Top 5 Wednesday: Books to Get You Out of a Reading Slump

top-wed-gothTop 5 Wendesday is hosted by Samatha. The guidelines and topics can be found on the Goodreads group.


The topic of this week’s Top 5 Wednesday are the books that help you get out of a reading slump. Now, I don’t have a big problem with reading slumps. Sometimes I read for many hours a day, sometimes just a little bit before I go to bed, but I don’t think I’ve ever had a really long rading slump. (except in high school, when we had many exams, and I was stressed – I’m looking at you Croatian education system!) Anyway, this is the closest I can get to writing this post.

1. A book I’m really excited to read

Yes, this may be a cheat. But sometimes, there are some great books that you feel you should read, but you’re not really in the mood for – and those can lead to a reading slump. It’s fine to leave a book for another time and read something you really want to at the moment.

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2. A superhero comic

Or any fun comic that I will rush though, and that doesn’t make me think too much, but instead just helps me remember how fun reading is.

3. Romantic poetry

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I love romantic poetry! Especially Keats and Percy Shelley. It’s very easy to find a lot of their poem on the internet, so I sometimes just google them and enjoy. They also always make me want to write my own poetry. 🙂

4. The all-time-favourite

Frankenstein, in my case. ❤ I don’t necessarily read the entire book, I just like to read some parts of it from time to time. It also always gets me in the mood to read some classics.

5. The collected works of Oscar Wilde

I think short stories are great for getting you out of a reading slump. And since I love Oscar Wilde, it’s nice to revisit some of his stories from time to time. He’s the king of wit, after all, and I’ll end this post with a few of his quotes. 😉

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The Blogger Aesthetic Award

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Nicole at Sorry, I’m Booked tagged me for the The Blogger Aesthetic Award. Thankk you so much, I loved this! ❤ Please, guys, check out Nicole’s post HERE. Now, let’s start from the rules and some guidelines for the award.

The Rules:

  • Collect any number of images that you feel represent you as a person—your personality, aspirations, favourite things, anything at all that makes you you.
  • Put your chosen images together into a collage of whatever size and shape you find pleasing.
  • Share your masterpiece with everyone, in all the places.
  • Maybe nominate other bloggers as a way to tell them, “Hey, you, I think you’re awesome, and we should celebrate that awesomeness.”
  • Share these rules (and maybe the below tips, if you’re feeling helpful).

The Tips:

(Now you need to make an account on PicMonkey, but it is still free.)

My Aesthetic:

I knew I needed to include something gothic and vampire-ish, something medieval, something bookish, some cute animals, some tea, and the hair goals pic – I dye my hair red, but it’s not that pretty or long or wavy… And there were to many photos to chose from so I made two collages. Here’s how it turned out in the end:

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I won’t tag anyone, but please do this if you want to! I would love to see the photos you choose! 🙂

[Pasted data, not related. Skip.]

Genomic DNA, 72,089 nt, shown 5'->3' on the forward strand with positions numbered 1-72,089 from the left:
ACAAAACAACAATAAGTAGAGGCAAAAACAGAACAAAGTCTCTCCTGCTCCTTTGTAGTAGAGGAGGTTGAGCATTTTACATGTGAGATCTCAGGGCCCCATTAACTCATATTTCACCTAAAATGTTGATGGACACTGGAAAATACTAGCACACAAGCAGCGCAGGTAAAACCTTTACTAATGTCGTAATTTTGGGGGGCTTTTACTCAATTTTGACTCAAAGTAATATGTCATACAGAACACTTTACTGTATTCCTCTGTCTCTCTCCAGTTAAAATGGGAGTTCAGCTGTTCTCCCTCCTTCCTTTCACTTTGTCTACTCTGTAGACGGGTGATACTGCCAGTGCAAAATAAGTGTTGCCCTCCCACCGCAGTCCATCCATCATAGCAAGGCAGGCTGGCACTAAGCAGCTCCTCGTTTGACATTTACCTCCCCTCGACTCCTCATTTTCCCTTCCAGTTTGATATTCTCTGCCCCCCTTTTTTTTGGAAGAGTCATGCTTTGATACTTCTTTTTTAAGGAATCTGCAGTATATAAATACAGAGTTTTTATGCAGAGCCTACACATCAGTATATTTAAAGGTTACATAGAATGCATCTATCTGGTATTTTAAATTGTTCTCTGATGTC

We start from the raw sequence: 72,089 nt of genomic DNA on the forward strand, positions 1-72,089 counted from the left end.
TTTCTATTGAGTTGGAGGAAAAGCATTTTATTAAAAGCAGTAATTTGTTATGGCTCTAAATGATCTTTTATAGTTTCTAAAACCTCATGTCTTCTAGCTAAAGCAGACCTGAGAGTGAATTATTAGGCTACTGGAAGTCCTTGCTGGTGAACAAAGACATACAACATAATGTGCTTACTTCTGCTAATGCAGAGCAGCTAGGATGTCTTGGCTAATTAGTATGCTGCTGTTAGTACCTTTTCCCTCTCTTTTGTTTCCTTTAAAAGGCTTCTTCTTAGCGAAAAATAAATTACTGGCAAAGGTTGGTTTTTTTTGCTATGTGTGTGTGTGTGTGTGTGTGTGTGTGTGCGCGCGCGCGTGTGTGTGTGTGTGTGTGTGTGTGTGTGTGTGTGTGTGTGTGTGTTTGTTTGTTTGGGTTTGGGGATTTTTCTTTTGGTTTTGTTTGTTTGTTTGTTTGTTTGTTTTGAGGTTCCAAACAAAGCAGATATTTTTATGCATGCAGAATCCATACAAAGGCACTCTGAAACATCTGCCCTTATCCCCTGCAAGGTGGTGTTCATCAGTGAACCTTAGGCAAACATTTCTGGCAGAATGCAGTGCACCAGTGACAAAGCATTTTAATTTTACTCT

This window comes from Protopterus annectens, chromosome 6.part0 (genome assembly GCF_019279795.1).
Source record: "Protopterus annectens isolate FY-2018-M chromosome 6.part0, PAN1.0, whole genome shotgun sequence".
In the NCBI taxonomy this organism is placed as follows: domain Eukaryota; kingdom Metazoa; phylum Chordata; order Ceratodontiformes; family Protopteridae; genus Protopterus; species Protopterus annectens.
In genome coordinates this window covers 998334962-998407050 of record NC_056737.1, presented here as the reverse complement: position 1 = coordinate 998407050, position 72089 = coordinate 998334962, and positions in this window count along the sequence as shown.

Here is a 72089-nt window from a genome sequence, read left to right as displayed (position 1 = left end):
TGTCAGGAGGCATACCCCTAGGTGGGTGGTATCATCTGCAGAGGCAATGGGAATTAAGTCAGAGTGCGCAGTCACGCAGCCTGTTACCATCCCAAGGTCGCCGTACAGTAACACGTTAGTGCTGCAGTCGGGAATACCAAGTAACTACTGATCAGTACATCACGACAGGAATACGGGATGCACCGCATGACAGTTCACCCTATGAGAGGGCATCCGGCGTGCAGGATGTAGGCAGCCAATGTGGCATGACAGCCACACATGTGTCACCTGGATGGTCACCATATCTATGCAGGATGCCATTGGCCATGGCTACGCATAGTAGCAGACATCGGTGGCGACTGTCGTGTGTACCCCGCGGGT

Twittering Tales #17: A Warm Welcome

twittering tales.pngTwittering Tales challenge is hosted by Kat Myrman at like mercury colliding… The goal is to write a twitter-length story, in 140 characters or less. You can see the challenge HERE. 🙂 I know it took me a lot of time to post, but here’s my story for this week’s prompt:

A Warm Welcome

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They were coming. He knew it meant guns, bombs and destruction. But he’ll try to welcome the aliens, show them there’s some good in humans.

(139 characters)

“This Is My Genre, Tell Me Yours” Book Tag

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Today is a perfect day for a fun tag! Ellie at Blogging for Dopamine tagged me fo the This Is My Genre, Tell Me Yours book tag and she really made me think… I wasn’t even sure what my favourite genre was! 😄 Thank you, Ellie, so much for the tag! ❤

First things first, here are the rules:

  • Credit  Drew @ TheTattooedBookGeek as the creator of the tag, use the created tag name graphic and link back to his blog. (Also, if you want to learn more about the tag you can see Drew’s post HERE.)
  • Answer the questions.
  • Tag as many people as you want.

And now, let’s get to the questions!

1. What is your favourite genre?

So, in the end, I decided that my favourite genre is Gothic fiction, in all of its different shapes and forms. From the Castle of Otranto by Horace Walpole, published in 1764, the classics such as Samuel Talylor Coleridge, Mary Shelley, Bram Stoker, Edgar Allan Poe and many others, through books that are only slightly gothic (like my beloved Wuthering Heights or most of Daphne du Maurier’s books) to some modern takes on the genre. This is the genre from which some amazing characters were born, characters we never stop talking about – Dracula, The Phantom of the Opera, Carmilla, Dorian Gray, Jekyll and Hyde… It’s characterised by creepy atmosphere, old castles, dark woods, and often with some paranormal occurences (though not always). It is also the genre that gave us horror fiction. What’s not to love?